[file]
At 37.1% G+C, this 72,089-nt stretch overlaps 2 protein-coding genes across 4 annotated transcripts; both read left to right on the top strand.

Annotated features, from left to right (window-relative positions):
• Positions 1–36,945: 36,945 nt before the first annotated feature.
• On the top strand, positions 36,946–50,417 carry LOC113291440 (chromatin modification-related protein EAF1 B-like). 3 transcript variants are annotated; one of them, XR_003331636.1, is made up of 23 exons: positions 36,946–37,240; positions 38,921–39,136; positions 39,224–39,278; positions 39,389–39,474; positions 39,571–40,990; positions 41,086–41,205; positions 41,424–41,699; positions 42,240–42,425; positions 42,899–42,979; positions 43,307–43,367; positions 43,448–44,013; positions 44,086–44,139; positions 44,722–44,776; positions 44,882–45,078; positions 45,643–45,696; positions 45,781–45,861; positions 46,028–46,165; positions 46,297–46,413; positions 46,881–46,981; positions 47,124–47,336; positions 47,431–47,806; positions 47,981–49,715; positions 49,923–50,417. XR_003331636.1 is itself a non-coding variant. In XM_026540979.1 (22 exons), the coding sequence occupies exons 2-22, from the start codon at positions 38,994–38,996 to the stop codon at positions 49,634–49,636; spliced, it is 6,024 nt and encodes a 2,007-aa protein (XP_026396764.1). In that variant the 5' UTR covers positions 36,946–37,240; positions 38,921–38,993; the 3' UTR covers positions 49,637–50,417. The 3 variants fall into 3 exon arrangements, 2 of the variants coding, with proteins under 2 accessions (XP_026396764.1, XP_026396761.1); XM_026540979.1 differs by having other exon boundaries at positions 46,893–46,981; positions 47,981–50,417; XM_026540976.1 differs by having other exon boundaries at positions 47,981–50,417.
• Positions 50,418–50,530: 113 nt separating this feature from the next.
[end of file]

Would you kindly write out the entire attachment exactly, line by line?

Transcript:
At 37.1% G+C, this 72,089-nt stretch overlaps 2 protein-coding genes across 4 annotated transcripts; both read left to right on the top strand.

Annotated features, from left to right (window-relative positions):
• Positions 1–36,945: 36,945 nt before the first annotated feature.
• On the top strand, positions 36,946–50,417 carry LOC113291440 (chromatin modification-related protein EAF1 B-like). 3 transcript variants are annotated; one of them, XR_003331636.1, is made up of 23 exons: positions 36,946–37,240; positions 38,921–39,136; positions 39,224–39,278; positions 39,389–39,474; positions 39,571–40,990; positions 41,086–41,205; positions 41,424–41,699; positions 42,240–42,425; positions 42,899–42,979; positions 43,307–43,367; positions 43,448–44,013; positions 44,086–44,139; positions 44,722–44,776; positions 44,882–45,078; positions 45,643–45,696; positions 45,781–45,861; positions 46,028–46,165; positions 46,297–46,413; positions 46,881–46,981; positions 47,124–47,336; positions 47,431–47,806; positions 47,981–49,715; positions 49,923–50,417. XR_003331636.1 is itself a non-coding variant. In XM_026540979.1 (22 exons), the coding sequence occupies exons 2-22, from the start codon at positions 38,994–38,996 to the stop codon at positions 49,634–49,636; spliced, it is 6,024 nt and encodes a 2,007-aa protein (XP_026396764.1). In that variant the 5' UTR covers positions 36,946–37,240; positions 38,921–38,993; the 3' UTR covers positions 49,637–50,417. The 3 variants fall into 3 exon arrangements, 2 of the variants coding, with proteins under 2 accessions (XP_026396764.1, XP_026396761.1); XM_026540979.1 differs by having other exon boundaries at positions 46,893–46,981; positions 47,981–50,417; XM_026540976.1 differs by having other exon boundaries at positions 47,981–50,417.
• Positions 50,418–50,530: 113 nt separating this feature from the next.